Brent Modestly Higher On Fed Minutes
A weaker dollar helped boost Brent crude oil prices after the commodity dropped to its lowest level in more than a year earlier this week on oversupply concerns.
Brent traded at $91.54 at 8:00 GMT on Thursday morning following the release of unexpectedly dovish FOMC minutes.
The Wall Street Journal reported that the Federal Reserve discussed the danger of raising interest rates too early at their September meeting, citing slackening global economic growth as a major reason for their caution.
Weak growth in China, Europe and Japan could hurt U.S. exports, which may in turn put some pressure on the U.S. economy. For that reason, the bank revised its medium-term growth expectations and worried that a rate hike too soon could be detrimental to the U.S. economy.
The minutes took the U.S. dollar lower as most had been expecting the bank to raise interest rates in early to mid 2015.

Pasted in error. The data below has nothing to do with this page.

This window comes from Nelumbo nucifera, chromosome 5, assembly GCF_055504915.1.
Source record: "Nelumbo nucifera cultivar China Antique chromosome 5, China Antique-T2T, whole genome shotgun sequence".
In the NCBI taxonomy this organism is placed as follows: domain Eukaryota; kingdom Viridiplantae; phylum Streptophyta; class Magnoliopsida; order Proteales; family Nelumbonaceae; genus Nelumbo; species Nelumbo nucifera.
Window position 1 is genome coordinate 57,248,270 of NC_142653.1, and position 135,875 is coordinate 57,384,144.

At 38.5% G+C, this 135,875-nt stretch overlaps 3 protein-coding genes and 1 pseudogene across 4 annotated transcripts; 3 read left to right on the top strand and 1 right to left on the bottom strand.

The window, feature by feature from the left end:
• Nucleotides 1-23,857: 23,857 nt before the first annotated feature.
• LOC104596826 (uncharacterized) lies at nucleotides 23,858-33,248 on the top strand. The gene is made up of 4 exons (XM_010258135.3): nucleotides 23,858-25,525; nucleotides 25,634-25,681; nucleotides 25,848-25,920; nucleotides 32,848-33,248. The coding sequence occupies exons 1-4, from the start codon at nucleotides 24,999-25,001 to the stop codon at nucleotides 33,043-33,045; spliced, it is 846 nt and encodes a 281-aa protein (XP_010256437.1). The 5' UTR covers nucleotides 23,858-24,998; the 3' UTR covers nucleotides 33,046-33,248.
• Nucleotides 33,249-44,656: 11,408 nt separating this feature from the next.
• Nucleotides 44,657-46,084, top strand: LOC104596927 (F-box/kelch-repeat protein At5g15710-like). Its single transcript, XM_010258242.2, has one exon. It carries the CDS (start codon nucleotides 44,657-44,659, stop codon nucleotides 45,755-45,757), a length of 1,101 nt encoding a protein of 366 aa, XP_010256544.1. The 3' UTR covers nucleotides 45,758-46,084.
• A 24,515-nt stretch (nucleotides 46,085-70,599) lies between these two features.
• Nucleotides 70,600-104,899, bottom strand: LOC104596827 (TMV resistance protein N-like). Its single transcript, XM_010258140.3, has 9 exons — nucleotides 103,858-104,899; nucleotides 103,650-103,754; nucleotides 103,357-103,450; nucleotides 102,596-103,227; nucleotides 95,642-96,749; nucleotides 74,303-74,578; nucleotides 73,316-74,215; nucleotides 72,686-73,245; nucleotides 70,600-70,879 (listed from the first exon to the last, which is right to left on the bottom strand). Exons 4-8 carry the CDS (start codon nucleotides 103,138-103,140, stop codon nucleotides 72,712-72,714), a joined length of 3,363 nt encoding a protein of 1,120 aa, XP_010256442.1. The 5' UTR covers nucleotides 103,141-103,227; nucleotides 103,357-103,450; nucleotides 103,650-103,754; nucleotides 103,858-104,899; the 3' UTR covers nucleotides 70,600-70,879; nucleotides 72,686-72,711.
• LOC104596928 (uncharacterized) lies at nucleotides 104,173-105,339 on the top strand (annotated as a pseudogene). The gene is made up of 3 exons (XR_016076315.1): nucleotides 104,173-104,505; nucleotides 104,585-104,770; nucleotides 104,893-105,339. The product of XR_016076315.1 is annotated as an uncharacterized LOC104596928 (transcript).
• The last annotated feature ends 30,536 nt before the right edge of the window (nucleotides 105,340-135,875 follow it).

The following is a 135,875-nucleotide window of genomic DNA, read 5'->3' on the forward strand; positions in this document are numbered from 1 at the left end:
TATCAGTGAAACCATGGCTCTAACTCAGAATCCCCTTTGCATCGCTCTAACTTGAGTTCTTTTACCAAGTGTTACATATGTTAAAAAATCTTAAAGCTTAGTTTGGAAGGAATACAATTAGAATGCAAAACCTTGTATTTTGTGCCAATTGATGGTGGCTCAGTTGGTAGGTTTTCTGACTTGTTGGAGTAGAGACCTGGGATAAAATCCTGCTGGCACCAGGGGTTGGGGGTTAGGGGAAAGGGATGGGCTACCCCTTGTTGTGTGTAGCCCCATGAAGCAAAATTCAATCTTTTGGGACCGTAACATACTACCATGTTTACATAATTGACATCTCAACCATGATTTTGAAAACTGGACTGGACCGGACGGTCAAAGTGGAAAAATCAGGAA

Commodities picked up following the minutes’ release as prolonged low interest rates means an ample money supply to support trading.
However, crude prices remained under pressure as output continued to outpace global demand. Still, many see Brent prices making their way higher in the coming month as winter approaches and the need for oil increases.
Geopolitical tension also has the potential to drive prices higher as the conflict in the Middle East grows more and more concerning. The U.S. and its allies stepped up air strikes near Syria’s border with Turkey this week as Islamic militants pushed forward to overtake a Kurdish border town.
Though the strikes were successful in pushing the extremist group back to the edges of the city, ISIS showed no signs of backing down and many worry that the conflict could soon extend into Turkey.
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